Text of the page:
Étienne Koechlin win 2019 Lamonica Prize in Neurology

Étienne Koechlin win 2019 Lamonica Prize in Neurology

Congratulations to Étienne Koechlin, Director of the Cognitive and Computational Neuroscience Laboratory of the ENS and Director of Research at the INSERM

He 2019 Lamonica Prize in Neurology rewards Etienne Koechlin’s research work on the functions of the frontal lobe in decision-making, reasoning and judgment that underlie human thought and behavior, including in complex situations.
“When I started my research in the 1990s, it was an area still very little known, a somewhat mysterious terra incognita. Using functional magnetic resonance imaging, I therefore started with my collaborators to explore this region, to study how its anatomical architecture translates into a functional and cognitive architecture which bases our judgments and decisions and ultimately our behaviors. “He explains.

With his team, he was able to make this transition from anatomy to functions and behaviors by developing mathematical models and above all “by seeking to ask the right questions!” It was a truly pioneering and daring work and therefore risky. ”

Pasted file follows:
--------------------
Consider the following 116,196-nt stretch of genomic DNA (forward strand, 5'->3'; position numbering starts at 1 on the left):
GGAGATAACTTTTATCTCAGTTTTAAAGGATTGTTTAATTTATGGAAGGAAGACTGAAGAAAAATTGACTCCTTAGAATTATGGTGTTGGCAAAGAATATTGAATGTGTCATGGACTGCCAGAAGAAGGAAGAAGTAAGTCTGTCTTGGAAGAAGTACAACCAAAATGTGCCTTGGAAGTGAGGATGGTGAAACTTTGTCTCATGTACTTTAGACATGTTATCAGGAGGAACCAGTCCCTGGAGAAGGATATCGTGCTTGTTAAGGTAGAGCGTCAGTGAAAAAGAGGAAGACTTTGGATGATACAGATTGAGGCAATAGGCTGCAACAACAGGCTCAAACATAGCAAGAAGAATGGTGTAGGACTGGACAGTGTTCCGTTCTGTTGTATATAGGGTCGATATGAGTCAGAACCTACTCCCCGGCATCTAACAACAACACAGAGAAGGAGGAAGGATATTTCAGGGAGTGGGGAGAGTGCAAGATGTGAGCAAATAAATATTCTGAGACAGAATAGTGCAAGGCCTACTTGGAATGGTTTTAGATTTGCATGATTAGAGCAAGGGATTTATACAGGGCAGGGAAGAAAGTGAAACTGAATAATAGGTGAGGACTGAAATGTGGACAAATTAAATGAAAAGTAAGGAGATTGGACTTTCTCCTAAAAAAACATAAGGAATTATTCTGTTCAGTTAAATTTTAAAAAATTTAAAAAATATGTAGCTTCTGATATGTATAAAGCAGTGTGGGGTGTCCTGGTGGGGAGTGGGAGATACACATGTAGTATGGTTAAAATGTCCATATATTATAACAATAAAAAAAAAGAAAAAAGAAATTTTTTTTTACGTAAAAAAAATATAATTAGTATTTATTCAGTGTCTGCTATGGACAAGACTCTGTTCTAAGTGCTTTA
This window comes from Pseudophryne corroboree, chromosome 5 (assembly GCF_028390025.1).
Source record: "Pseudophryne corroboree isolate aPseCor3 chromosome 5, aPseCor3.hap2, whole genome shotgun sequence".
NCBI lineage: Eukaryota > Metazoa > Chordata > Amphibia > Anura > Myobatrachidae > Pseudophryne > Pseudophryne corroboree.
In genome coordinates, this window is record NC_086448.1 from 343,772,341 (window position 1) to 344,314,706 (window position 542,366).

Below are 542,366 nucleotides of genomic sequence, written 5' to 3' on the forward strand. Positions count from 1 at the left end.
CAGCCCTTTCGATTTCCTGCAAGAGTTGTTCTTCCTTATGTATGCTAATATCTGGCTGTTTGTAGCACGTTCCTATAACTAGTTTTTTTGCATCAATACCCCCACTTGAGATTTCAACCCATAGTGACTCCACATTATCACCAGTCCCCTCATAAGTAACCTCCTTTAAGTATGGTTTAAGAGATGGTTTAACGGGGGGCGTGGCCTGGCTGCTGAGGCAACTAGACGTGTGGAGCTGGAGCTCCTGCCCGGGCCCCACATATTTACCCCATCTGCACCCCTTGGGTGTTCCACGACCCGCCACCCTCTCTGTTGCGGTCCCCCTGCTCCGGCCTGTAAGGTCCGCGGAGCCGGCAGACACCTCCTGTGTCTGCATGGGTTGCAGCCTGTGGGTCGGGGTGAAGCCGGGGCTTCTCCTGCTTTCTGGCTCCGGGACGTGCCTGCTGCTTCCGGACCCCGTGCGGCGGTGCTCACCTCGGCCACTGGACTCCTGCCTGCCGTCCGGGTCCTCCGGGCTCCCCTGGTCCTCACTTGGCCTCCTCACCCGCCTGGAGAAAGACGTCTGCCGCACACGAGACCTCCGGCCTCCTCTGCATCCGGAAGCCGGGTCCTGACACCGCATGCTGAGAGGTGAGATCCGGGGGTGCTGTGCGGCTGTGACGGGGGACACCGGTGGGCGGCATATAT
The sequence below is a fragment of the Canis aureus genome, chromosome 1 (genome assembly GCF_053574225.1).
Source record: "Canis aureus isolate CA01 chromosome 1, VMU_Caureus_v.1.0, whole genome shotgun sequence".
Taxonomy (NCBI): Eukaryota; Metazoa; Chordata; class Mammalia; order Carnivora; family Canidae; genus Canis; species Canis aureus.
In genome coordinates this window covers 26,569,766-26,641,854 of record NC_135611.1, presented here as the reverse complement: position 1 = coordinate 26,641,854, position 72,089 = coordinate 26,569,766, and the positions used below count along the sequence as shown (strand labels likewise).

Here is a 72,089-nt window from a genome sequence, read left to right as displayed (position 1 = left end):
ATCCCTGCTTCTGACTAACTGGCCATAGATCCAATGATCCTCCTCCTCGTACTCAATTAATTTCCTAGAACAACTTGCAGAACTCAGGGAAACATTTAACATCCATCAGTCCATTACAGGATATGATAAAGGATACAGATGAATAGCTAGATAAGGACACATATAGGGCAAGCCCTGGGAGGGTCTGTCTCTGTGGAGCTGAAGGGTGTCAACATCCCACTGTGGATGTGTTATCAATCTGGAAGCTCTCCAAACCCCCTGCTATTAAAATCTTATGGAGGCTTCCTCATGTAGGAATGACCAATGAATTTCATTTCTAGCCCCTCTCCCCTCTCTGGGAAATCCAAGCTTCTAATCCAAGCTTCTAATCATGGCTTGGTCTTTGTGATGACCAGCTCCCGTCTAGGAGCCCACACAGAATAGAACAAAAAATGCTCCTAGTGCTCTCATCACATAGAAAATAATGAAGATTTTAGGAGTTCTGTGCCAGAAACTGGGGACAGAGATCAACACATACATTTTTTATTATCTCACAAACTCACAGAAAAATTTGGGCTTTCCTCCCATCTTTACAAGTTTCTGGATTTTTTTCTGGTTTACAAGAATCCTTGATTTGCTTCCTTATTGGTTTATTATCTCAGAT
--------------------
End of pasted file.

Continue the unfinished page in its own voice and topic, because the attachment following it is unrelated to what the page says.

20 years later, Etienne Koechlin and his colleagues have made considerable progress by proposing a very complete anatomical, computational and cognitive mapping of the human frontal lobe. Widely recognized by the scientific community, they guide a large part of current research in this field, both at the fundamental and applied levels, from the clinic to artificial intelligence. The faculty of judgment and decision associated with the frontal lobe is indeed particularly impaired in most neuropsychiatric diseases and artificial intelligence still has great difficulty in reproducing it.
“When I started my research in the 1990s, it was an area still very little known, a somewhat mysterious terra incognita. Using functional magnetic resonance imaging, I therefore started with my collaborators to explore this region, to study how its anatomical architecture translates into a functional and cognitive architecture which bases our judgments and decisions and ultimately our behaviors. “He explains.

Source : ENS.